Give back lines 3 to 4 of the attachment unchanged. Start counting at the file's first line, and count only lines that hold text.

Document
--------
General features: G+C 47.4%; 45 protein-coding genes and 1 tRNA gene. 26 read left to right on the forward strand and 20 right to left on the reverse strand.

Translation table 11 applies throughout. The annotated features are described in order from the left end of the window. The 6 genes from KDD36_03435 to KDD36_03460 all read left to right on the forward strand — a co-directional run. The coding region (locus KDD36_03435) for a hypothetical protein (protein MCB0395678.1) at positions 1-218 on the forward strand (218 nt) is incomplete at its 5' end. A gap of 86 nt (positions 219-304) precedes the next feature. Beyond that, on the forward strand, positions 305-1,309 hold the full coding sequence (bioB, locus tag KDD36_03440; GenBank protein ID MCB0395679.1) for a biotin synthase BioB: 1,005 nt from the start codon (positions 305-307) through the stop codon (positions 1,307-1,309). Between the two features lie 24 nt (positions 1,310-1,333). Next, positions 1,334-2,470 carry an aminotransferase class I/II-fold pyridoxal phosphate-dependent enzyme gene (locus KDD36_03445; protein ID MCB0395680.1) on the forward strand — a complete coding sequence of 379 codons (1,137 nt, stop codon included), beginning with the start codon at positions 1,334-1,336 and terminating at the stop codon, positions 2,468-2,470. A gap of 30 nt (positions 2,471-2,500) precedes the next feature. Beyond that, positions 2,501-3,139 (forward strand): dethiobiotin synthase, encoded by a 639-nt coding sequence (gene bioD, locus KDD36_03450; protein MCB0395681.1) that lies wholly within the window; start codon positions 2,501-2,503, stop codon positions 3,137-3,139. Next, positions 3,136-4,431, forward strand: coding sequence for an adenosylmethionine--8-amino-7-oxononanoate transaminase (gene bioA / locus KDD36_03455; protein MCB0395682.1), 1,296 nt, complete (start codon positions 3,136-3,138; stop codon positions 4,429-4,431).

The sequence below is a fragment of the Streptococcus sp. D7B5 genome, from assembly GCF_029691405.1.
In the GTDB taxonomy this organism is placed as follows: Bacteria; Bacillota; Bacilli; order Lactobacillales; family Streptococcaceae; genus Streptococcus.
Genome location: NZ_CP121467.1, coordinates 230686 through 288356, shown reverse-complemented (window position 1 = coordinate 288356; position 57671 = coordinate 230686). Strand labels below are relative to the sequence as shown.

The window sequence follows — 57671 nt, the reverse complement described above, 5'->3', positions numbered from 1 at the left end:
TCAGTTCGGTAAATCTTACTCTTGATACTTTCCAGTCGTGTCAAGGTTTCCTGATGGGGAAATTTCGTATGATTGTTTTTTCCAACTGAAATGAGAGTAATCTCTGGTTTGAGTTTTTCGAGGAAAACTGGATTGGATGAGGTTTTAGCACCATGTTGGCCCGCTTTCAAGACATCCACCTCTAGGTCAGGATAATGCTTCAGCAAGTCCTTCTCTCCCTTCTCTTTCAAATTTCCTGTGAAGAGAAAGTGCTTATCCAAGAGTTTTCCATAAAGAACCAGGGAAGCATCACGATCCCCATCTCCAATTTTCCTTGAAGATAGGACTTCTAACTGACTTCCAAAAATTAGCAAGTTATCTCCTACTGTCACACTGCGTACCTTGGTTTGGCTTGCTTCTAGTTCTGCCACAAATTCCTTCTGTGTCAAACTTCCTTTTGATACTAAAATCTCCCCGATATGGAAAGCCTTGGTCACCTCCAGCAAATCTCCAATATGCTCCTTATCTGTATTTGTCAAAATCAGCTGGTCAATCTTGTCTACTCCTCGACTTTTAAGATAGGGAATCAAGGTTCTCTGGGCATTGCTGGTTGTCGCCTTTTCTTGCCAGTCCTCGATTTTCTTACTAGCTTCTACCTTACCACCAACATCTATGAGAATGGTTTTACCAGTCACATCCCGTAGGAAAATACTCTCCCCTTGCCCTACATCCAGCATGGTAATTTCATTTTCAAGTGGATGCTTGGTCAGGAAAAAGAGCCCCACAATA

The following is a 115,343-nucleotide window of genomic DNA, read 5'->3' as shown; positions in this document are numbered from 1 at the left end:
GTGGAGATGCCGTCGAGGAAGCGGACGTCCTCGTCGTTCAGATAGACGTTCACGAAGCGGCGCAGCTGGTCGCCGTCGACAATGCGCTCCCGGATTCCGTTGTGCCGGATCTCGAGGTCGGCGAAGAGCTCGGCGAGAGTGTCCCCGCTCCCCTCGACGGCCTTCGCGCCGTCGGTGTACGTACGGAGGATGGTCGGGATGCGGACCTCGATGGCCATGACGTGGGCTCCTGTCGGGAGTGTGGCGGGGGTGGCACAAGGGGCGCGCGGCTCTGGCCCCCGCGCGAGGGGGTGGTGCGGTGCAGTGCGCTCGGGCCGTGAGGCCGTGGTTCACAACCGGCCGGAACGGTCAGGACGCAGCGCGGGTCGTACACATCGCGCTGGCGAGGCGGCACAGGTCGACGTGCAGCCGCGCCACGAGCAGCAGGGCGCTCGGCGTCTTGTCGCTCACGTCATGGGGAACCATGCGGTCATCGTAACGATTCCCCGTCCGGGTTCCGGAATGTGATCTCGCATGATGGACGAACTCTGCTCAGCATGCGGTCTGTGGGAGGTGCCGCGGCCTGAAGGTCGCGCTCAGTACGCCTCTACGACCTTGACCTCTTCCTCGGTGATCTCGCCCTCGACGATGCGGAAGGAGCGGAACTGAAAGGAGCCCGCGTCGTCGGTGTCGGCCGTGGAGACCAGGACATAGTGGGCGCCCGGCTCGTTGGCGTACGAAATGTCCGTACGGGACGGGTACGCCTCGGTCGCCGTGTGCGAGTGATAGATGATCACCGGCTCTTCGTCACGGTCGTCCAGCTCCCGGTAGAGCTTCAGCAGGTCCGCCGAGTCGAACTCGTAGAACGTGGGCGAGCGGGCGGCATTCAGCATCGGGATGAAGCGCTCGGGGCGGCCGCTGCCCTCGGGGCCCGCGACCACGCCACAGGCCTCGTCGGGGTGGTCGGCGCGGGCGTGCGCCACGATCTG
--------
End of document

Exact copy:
The sequence below is a fragment of the Streptococcus sp. D7B5 genome, from assembly GCF_029691405.1.
In the GTDB taxonomy this organism is placed as follows: Bacteria; Bacillota; Bacilli; order Lactobacillales; family Streptococcaceae; genus Streptococcus.